Costas Andreou

Let’s simplify things!

Towards Data Science

Towards Data Science

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Dev Sharma


Learn to build a web app which auto-completes any input text

Dev Sharma

Dev SharmaOct 27 Â· 8 min read

We will be using OpenAI’s GPT-2 as the model and Panel as the web dashboard framework. This guide will be split into two parts. In the first part, we will load our model and write a predictions function. In the second, we will build the web application.

Example text generation application. We will be building a simpler variation of this web app.

What you will need

This tutorial assumes you already have Python 3.7+ installed and have some understanding of Language Models. Although the steps involved can be done outside of Jupyter, using a jupyter notebook is highly highly recommended.

We will be using PyTorch as our Deep Learning library of choice. Within PyTorch, we will use the transformers library to import the pre-trained OpenGPT-2 model. You can install these libraries by individually entering the following commands in your bash:

pip install torchpip install transformers

For our web application, we will be utilizing Panel, a great tool for easily creating servable dashboards from either jupyter notebooks or a regular python script. Use the following command to install panel:

pip install panel

Part 1: Setting up the Model

OpenAI’s GPT is a type of transformer model which has received a lot of buzz about its capabilities to produce human-like text. If you have not experimented with it before, you are likely to come away with the same opinion at the end of this read.

Loading the Model

First, we need to import the required packages.

import numpy as np
import torch
import torch.nn.functional as F
from transformers import GPT2Tokenizer, GPT2LMHeadModel
from random import choice

Next, we will load the OpenGPT2 Tokenizer and the Language Model: (it may take a few minutes to download the pre-trained model if run for the first time)

tok = GPT2Tokenizer.from_pretrained("gpt2")
model = GPT2LMHeadModel.from_pretrained("gpt2")

Predictions Function

At this stage, most of the work in already done. Since our model is pre-trained, we don’t need to train it or make any modifications. We simply need to write a function which can input text to the model and generate a prediction.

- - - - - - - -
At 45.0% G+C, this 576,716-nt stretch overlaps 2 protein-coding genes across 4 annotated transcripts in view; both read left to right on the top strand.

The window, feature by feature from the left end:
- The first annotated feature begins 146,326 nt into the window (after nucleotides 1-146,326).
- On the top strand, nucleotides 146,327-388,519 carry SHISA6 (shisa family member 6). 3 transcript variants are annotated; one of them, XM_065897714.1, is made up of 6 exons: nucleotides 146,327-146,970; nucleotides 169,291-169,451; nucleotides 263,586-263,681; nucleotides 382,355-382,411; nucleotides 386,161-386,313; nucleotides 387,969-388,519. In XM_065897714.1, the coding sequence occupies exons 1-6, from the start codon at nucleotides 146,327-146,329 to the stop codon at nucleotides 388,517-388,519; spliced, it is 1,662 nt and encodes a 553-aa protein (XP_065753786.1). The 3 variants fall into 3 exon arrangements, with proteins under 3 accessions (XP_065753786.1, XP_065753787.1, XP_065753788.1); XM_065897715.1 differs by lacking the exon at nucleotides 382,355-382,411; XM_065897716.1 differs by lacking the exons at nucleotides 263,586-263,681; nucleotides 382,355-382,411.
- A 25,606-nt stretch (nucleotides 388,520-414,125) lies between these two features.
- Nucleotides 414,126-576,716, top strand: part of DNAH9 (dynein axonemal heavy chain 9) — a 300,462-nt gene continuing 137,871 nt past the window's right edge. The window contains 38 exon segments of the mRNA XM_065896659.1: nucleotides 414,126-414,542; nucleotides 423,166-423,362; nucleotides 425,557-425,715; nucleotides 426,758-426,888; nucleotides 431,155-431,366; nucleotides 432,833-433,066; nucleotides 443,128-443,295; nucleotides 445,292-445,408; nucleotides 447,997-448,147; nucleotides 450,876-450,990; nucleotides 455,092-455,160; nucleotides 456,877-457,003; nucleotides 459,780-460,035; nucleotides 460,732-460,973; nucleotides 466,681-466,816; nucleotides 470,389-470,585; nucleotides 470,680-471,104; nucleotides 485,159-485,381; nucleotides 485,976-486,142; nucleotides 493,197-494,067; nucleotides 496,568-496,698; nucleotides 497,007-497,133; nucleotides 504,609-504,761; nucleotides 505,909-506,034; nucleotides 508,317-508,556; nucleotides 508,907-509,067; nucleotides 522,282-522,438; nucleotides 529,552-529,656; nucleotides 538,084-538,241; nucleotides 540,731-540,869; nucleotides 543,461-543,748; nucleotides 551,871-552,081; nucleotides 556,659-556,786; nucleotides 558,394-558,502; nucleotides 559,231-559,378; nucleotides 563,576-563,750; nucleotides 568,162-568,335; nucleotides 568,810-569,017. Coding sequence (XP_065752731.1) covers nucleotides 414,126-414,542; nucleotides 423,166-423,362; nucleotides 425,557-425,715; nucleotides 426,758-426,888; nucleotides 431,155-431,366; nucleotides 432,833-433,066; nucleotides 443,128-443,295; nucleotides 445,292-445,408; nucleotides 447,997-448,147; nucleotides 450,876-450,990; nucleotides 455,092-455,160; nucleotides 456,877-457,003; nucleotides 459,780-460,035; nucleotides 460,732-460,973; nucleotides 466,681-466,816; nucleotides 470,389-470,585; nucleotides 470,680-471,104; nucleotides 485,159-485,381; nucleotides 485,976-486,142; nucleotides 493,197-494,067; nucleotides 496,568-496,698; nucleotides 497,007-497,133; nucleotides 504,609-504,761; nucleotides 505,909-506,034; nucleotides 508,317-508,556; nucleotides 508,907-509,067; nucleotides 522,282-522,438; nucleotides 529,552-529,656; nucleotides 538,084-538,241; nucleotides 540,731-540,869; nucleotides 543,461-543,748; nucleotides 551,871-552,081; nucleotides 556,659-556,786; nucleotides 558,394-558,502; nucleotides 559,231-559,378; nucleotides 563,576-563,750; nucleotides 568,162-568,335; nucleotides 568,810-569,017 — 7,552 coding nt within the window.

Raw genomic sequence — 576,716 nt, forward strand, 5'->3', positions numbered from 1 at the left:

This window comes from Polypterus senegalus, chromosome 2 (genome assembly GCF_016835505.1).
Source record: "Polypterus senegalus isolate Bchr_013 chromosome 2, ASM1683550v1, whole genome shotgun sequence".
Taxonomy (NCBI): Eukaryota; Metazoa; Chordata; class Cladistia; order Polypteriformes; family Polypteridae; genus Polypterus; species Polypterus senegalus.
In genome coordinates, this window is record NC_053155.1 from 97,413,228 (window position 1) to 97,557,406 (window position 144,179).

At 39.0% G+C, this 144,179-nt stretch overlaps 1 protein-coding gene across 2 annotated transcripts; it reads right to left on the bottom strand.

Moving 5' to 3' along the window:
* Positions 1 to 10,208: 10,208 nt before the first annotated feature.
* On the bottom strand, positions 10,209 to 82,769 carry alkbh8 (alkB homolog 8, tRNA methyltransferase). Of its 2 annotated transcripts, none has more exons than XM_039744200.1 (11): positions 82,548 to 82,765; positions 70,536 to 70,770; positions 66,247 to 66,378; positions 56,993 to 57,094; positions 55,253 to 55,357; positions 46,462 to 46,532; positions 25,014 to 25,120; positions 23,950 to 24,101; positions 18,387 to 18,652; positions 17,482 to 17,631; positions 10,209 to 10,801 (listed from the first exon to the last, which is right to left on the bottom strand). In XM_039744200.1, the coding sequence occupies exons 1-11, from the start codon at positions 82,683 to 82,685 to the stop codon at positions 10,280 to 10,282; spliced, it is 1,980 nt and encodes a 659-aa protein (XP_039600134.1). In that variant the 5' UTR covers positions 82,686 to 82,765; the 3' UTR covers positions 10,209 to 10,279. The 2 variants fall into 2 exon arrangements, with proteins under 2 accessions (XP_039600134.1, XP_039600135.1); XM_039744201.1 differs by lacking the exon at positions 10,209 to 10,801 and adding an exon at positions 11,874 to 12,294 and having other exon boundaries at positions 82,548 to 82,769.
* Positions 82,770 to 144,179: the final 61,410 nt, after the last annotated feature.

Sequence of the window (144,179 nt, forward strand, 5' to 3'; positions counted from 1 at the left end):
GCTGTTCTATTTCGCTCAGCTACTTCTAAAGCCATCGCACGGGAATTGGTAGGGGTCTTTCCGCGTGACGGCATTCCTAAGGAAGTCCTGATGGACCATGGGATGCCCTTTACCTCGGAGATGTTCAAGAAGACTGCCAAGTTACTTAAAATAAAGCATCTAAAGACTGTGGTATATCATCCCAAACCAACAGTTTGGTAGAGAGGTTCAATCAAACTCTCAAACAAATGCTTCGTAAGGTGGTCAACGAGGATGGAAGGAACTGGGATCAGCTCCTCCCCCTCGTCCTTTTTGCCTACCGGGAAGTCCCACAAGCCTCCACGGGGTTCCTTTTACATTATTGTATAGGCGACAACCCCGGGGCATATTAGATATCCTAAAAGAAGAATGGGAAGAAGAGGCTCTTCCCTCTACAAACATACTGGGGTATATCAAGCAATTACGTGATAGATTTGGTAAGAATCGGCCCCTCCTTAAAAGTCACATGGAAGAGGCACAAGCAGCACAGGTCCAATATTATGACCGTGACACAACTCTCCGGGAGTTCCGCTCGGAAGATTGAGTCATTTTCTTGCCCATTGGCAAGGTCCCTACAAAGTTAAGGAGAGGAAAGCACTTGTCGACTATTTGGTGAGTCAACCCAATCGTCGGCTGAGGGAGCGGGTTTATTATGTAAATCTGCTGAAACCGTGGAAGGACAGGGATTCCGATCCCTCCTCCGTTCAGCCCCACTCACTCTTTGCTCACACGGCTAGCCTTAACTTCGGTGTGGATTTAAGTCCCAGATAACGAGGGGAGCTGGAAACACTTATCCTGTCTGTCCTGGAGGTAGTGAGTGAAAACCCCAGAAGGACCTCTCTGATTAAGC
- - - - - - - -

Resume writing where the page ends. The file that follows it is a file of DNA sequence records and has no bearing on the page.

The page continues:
def get_pred(text, model, tok, p=0.7):
input_ids = torch.tensor(tok.encode(text)).unsqueeze(0)
logits = model(input_ids)[0][:, -1]
probs = F.softmax(logits, dim=-1).squeeze()
idxs = torch.argsort(probs, descending=True)
res, cumsum = [], 0.
for idx in idxs:
cumsum += probs[idx]
if cumsum > p:
pred_idx = idxs.new_tensor([choice(res)])
pred = tok.convert_ids_to_tokens(int(pred_idx))
return tok.convert_tokens_to_string(pred)

There is a lot happening in this function. So, let’s break it down. First, we are tokenizing and encoding the input text from input_ids. Then, we ask our model to generate a logits vector for the next word/token. After applying softmax and sorting these probabilities in descending order, we have a vector, idxs, which lists the indices of each token in our vocab in order by their respective probabilities.

At this stage, we could just pick the token which has the highest probability. However, we want to be able to mix up our results so the same input text can generate a variety of text. To do this, we will add an element of randomness where we choose a random token from a list of the most probable next tokens. This way, we are not selecting the same predicted token each time. To do this, we utilize Nucleus (Top-p) Sampling.

We perform this by looping through each probability until the sum of all the probabilities we have looped over is greater than p, an arbitrary number between 0 and 1. All the tokens iterated through until p is exceeded are stored in a list, res. Once, is exceeded, we choose a token at random from this list. Remember that the list of probabilities that we are looping through contains indices ordered by their probability. Note that if p is higher, more tokens will be included in our list. Vice versa. Therefore, if you want the same result each time, you can set p to 0.

Now, let’s test out our pred function a few times:

Each time, there is a different result which is exactly what we expect. Our prediction function is now ready. Let’s build our web app!